Though he is overseeing the development of the Al-Ula sites, Amr Al-Madani said one plan was to offer two-center holidays: “Some days exploring the archaeology and the nature in Al-Ula and then a few days relaxing at the beach,” he said.

As well as unspoilt beaches, the Red Sea coast also enjoys the best climate in Saudi Arabia with pleasant sea breezes offsetting the heat.

The Red Sea project is expected to generate 35,000 jobs.

The Royal Commission has already recruited the first 200 future employees who will work in Al-Ula. The group — half boys, half girls — are all high school-leavers or university students from the region. They have already begun three months of training in Riyadh, learning languages and undergoing assessment by psychologists and careers advisers and will later be dispatched to several locations in Britain and the US to continue learning.

Al-Madani said Al-Ula should be ready to receive its first tourists in three to five years, eventually accommodating a million to 1.5 million a year.

Decoder

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Libya’s National Oil against paying ‘ransom’ to reopen El Sharara field

Updated 14 December 2018
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Libya’s National Oil against paying ‘ransom’ to reopen El Sharara field

  • Ransom payment would set dangerous precedent
  • NOC declared force majeure on exports on Monday

BENGHAZI: Libya’s state-owned National Oil Corp. (NOC) said it was against paying a ransom to an armed group that has halted crude production at the country’s largest oilfield.
“Any attempt to pay a ransom to the armed militia which shut down El Sharara (oilfield) would set a dangerous precedent that would threaten the recovery of the Libyan economy,” NOC Chairman Mustafa Sanalla said in a statement on the company’s website.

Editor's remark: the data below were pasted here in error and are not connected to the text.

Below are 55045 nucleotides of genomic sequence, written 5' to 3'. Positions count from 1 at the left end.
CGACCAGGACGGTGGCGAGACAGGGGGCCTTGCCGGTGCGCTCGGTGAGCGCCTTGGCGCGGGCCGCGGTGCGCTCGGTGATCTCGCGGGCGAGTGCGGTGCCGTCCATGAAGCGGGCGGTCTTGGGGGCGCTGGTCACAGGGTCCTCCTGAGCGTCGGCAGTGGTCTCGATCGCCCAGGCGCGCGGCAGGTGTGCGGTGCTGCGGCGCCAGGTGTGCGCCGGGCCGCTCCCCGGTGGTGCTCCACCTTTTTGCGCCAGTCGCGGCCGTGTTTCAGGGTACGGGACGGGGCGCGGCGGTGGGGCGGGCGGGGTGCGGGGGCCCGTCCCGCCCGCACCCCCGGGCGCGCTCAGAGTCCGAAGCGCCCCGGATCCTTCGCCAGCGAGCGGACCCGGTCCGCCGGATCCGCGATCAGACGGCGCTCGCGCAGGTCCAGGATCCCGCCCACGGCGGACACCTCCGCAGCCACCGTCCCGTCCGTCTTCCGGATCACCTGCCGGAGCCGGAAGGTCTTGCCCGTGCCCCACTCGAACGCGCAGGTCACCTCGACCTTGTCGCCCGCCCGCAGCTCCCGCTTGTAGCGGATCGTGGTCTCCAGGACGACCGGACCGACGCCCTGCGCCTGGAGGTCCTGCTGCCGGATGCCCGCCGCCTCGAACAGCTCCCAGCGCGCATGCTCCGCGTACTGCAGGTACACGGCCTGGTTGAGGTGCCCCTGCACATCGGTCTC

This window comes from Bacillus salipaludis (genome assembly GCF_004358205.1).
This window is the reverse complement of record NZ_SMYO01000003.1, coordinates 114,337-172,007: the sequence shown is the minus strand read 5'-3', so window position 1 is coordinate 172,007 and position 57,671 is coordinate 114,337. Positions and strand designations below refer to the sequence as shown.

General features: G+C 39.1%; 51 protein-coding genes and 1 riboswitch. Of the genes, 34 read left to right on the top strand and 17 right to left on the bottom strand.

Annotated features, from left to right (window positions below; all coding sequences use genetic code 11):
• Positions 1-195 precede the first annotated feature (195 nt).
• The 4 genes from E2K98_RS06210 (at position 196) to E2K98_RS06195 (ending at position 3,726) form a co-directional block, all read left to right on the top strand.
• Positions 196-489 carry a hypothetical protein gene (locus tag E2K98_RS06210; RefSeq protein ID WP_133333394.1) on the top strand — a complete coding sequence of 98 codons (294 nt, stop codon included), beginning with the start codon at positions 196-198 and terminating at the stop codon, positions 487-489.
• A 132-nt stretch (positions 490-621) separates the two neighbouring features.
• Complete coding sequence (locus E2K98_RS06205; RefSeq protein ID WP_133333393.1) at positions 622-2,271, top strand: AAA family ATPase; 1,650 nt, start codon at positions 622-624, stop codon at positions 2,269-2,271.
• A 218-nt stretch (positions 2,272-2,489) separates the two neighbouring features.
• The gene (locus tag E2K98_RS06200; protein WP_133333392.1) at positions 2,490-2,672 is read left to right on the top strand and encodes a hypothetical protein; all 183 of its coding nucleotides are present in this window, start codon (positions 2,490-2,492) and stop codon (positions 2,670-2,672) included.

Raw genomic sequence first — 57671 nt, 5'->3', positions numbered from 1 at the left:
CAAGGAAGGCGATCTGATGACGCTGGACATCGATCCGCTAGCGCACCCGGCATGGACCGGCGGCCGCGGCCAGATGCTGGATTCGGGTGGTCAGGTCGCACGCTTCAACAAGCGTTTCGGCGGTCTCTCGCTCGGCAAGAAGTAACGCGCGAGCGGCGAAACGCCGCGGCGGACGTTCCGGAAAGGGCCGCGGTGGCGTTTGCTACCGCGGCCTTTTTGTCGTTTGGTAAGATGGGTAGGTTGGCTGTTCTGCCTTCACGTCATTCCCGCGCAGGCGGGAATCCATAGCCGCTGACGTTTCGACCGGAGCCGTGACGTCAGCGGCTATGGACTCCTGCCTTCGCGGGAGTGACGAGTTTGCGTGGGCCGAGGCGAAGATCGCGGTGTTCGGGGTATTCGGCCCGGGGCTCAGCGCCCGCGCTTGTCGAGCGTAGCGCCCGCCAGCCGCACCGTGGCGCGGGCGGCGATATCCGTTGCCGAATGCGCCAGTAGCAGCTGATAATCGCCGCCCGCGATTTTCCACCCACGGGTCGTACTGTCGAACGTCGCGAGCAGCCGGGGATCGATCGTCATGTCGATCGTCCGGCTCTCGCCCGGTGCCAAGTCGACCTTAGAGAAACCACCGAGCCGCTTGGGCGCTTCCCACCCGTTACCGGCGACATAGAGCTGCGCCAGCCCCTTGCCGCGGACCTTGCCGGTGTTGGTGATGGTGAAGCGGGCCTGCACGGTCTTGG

NOC on Monday declared force majeure on exports from the 315,000-barrels-per-day oilfield after it was seized at the weekend by a local militia group.
The nearby El-Feel oilfield, which uses the same power supply as El Sharara, was still producing normally, a spokesman for NOC said, without giving an output figure. The field usually pumps around 70,000 bpd.
Since 2013 Libya has faced a wave of blockages of oilfields and export terminals by armed groups and civilians trying to press the country’s weak state into concessions.
Officials have tended to end such action by paying off protesters who demand to be added to the public payroll.
At El Sharara, in southern Libya, a mix of state-paid guards, civilians and tribesmen have occupied the field, camping there since Saturday, protesters and oil workers said. The protesters work in shifts, with some going home at night.
NOC has evacuated some staff by plane, engineers at the oilfield said. A number of sub-stations away from the main field have been vacated and equipment removed.
The occupiers are divided, with members of the Petroleum Facilities Guard (PFG) indicating they would end the blockade in return for a quick cash payment, oil workers say. The PFG has demanded more men be added to the public payroll.
The tribesmen have asked for long-term development funds, which might take time.
Libya is run by two competing, weak governments. Armed groups, tribesmen and normal Libyans tend to vent their anger about high inflation and a lack of infrastructure on the NOC, which they see as a cash cow booking billions of dollars in oil and gas revenues annually.